On Being Alive
Dorothy’s kids warned their mother about going to Europe on her own, but she didn’t listen. As I watch Bea sleep, I cannot help but wonder whether it isn’t better to leave life at 83, while enjoying oneself, rather than waste away in a hospital bed, even a hospital bed installed in one’s own home. As more elderly people “benefit” from new drugs that prolong life, more baby boomers will find themselves in situations like ours, chained to a loved one whose life is slowly winding down, obligated to stay in what Sven has called a "beautiful prison" during the years which should be the prime of our own lives …
Bea is finally waking from her long sleep. It is normal for the elderly to sleep a lot, but these past few days, have been competition for Rip Van Winkle.
Today Dr. S. comes to call. Remember when doctors used to visit patients at home? Now it takes hospice to make this happen.
First the doctor interviews me about Bea’s condition. I explain the angioplasty in the mid 1990s, list her meds. Then we proceed into the next room where I do introductions, and my mother becomes the interviewer. Bea perks up at the sight of a new person, a lady doctor to boot. “When did you become a physician?”
“The same year you moved to Wellfleet,” I say.
“Where do you live?”
“Do you like it there?”
Dr. S. patiently answers these quick-fire questions. I watch as she listens to Bea’s heart.
Bea looks down at her chest, noticing for the first time how wasted her body has become. “I have no breasts,” she comments in a matter-of-fact voice.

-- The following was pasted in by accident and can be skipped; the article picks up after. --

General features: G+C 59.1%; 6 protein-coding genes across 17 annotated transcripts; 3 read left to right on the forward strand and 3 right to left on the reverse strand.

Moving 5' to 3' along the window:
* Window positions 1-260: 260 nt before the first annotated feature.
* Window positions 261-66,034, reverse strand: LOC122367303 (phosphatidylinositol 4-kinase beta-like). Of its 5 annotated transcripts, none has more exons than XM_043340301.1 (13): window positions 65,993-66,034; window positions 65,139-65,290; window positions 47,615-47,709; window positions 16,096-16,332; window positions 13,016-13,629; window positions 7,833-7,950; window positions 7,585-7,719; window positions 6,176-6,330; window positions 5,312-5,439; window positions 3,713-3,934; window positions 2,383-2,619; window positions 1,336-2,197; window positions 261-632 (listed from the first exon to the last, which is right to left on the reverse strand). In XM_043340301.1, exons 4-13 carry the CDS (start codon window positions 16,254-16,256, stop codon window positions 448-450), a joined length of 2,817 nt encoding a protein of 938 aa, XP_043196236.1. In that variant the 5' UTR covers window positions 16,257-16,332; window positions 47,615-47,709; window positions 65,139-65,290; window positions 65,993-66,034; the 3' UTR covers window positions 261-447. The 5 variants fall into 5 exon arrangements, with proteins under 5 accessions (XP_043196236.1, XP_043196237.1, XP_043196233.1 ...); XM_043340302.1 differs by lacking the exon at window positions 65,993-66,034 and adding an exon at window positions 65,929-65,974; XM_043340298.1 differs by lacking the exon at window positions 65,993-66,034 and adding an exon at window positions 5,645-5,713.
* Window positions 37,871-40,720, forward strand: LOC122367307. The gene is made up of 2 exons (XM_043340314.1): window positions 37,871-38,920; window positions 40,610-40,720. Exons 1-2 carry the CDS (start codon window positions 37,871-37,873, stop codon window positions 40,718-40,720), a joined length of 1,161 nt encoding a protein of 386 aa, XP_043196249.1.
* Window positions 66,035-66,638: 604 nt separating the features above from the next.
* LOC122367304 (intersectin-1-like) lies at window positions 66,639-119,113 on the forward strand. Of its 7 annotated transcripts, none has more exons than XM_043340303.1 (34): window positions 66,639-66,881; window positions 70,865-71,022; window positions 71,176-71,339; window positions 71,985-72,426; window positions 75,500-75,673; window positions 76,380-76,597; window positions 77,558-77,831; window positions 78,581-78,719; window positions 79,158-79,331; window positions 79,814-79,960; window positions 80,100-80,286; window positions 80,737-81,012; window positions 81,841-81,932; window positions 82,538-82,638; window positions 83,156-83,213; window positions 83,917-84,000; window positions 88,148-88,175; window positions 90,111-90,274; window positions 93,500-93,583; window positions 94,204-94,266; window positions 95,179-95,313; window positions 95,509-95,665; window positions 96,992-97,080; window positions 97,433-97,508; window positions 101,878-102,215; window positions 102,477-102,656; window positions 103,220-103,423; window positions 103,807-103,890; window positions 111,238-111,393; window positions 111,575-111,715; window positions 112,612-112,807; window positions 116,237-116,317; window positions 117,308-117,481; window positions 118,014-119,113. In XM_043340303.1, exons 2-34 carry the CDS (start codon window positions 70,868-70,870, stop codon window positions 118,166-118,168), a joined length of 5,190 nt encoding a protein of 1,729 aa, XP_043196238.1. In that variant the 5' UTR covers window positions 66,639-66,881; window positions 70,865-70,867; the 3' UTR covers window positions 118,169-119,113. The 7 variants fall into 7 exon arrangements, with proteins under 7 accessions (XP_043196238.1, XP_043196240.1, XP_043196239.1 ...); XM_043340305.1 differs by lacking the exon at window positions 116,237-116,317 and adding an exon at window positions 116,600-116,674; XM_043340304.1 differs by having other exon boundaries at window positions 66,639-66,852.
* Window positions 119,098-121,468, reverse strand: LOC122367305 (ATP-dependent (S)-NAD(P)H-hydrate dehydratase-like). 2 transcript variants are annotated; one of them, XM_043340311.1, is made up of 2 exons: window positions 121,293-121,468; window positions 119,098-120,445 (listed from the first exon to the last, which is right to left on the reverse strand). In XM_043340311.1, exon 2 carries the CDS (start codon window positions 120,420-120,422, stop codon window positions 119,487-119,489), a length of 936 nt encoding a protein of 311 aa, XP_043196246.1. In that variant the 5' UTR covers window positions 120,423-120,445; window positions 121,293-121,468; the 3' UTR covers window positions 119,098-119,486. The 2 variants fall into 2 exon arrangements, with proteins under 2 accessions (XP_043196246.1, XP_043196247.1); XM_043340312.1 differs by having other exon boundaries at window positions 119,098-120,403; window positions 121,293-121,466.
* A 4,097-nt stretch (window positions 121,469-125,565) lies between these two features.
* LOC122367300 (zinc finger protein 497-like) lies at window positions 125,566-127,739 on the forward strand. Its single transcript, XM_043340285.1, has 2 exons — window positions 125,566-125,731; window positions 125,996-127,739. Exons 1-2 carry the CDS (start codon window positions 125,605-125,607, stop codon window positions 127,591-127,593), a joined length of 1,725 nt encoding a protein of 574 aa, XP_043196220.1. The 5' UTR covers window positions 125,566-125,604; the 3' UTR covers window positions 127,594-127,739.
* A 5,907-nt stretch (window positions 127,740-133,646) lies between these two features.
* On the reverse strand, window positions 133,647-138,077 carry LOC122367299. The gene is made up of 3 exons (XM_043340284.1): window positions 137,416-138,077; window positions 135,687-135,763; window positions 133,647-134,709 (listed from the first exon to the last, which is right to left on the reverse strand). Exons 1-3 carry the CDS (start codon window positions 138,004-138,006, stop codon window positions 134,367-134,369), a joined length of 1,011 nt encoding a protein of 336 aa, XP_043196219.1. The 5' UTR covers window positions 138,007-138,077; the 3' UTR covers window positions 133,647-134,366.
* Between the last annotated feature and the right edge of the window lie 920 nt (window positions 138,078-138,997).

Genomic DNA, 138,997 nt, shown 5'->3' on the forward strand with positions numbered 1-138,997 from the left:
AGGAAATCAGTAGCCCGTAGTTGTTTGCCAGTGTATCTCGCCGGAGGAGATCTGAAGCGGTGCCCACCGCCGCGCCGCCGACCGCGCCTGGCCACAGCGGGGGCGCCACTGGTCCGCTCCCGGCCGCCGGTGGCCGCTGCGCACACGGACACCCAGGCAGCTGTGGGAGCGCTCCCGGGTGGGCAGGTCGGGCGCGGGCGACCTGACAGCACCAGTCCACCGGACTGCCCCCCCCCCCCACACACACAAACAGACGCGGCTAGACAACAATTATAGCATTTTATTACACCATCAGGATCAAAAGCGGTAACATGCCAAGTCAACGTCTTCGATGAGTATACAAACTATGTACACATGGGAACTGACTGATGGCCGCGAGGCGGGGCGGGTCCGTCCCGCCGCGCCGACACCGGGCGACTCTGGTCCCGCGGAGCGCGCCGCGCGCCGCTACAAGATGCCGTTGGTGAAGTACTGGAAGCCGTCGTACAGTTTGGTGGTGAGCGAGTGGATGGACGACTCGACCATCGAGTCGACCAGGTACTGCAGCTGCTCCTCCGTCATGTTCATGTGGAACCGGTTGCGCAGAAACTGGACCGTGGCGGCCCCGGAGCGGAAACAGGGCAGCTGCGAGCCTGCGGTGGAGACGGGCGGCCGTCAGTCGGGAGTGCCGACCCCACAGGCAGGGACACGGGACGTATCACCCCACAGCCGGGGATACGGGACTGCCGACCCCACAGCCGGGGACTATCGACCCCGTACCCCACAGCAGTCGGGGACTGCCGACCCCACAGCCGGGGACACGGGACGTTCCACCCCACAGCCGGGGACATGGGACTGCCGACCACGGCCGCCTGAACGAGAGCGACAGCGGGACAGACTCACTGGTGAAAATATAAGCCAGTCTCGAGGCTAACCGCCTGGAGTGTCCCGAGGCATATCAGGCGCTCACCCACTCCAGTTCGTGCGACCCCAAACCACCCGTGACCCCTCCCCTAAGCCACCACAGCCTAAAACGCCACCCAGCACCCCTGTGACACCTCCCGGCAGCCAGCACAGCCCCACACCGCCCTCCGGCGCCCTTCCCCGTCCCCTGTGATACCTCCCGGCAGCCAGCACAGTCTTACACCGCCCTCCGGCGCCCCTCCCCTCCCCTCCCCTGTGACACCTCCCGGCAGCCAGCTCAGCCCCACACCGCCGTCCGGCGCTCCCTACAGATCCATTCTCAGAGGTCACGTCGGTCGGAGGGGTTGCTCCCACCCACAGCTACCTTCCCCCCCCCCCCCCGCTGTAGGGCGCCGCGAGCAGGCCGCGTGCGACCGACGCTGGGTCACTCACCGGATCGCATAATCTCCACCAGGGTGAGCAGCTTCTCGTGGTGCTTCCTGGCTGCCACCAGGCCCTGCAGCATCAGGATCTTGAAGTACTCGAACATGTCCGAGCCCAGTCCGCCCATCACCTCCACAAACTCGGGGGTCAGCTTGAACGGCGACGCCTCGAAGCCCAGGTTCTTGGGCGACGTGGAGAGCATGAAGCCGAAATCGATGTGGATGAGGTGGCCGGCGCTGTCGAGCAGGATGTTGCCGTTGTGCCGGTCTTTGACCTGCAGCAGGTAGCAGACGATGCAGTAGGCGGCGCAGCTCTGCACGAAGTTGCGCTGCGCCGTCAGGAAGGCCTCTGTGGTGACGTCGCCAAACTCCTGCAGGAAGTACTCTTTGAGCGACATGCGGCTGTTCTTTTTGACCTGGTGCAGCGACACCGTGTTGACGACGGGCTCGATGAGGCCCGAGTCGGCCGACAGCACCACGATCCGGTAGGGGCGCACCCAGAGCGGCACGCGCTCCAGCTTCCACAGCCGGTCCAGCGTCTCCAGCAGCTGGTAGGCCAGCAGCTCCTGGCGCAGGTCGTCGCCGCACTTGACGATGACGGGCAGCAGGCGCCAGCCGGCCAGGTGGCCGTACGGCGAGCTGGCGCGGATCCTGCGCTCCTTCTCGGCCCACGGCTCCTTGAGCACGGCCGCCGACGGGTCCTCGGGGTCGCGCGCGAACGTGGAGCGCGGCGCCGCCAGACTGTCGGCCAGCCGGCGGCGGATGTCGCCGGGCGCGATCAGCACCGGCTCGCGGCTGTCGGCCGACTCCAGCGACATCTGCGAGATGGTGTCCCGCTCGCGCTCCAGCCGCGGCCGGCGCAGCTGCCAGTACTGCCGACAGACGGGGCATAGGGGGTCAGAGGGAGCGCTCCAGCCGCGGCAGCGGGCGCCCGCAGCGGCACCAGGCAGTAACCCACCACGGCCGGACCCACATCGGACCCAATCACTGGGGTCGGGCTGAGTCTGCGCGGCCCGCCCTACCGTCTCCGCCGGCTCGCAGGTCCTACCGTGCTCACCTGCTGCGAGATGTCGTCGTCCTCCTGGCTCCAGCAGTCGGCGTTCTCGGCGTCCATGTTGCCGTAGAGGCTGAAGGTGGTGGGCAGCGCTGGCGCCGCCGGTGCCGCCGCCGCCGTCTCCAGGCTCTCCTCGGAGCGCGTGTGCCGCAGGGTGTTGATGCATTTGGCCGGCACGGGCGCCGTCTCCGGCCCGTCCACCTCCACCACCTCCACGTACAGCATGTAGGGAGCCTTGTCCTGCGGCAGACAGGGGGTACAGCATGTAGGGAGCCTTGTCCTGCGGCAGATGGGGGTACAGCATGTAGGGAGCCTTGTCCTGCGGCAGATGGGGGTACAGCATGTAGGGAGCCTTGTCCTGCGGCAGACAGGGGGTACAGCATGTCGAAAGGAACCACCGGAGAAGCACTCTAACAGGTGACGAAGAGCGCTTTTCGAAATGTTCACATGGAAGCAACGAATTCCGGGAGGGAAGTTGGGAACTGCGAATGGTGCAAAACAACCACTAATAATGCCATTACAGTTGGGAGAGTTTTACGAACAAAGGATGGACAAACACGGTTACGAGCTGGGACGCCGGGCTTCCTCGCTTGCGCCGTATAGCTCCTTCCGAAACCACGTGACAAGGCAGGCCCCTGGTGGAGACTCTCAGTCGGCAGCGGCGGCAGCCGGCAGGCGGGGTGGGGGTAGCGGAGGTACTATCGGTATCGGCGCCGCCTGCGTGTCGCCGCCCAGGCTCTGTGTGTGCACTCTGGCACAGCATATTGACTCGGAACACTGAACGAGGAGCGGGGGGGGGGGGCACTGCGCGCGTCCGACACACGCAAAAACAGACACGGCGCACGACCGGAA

Indeed, she is all shriveled up like a prune. I’m glad she cannot see her pelvis. The boniness is unnerving.
At that point, the doorbell rings, and I rush off to answer. Nurse Diane has arrived, since Jane is on vacation. Diane confers briefly with Dr. S. who pronounces Bea in amazing shape, all things considered. I usher Diane into Bea’s bedroom.
“This is Diane,” I say. “She’s a nurse.”
“Hello, Beatrice,” says Diane, remembering that Bea told her to use “Beatrice” on an earlier visit.
“When did you start being a nurse?” Bea asks and makes an effort to focus. “You look so young, but maybe I’m not seeing straight.”
“Thank you,” says Diane.
“Pas de quoi.”
“How old are you?” Diane asks.
“No, you’re 96!” I protest with laughter.
Diane is taking blood pressure, a routine task that is complicated by the gauntness of Bea’s arm and her distaste for cold metal on her skin. All of a sudden Diane's patient demands, “Why do you care about me?”
I recognize the theme: Bea has already asked me the same thing. She questioned Lisa, too, earlier in the day, about why she was here.
Diane pauses, then says slowly, “Anybody who gets to be 96 is special in my book.”
Bea closes her eyes again. I perceive a faint smile at the corners of her mouth. Apparently she appreciated this answer.
Diane asks what Bea has been eating.
“Cream of wheat, and especially ice cream. She loves ice cream.”
“What flavor?” Diane asks Bea.
“Any will do.”
I explain Bea ate none at all for dietary reasons from 1970 on, while serving it to my father every night for dessert. She worked so hard at staying alive, that now she is just that, alive.
“You used to like peach ice cream. There was this little old lady who used to come over the mountain, carrying ice cream in a box. When you were a girl? That’s what you told me. Remember?”
“At Green Pond,” Bea says softly. “Yes, I almost remember …”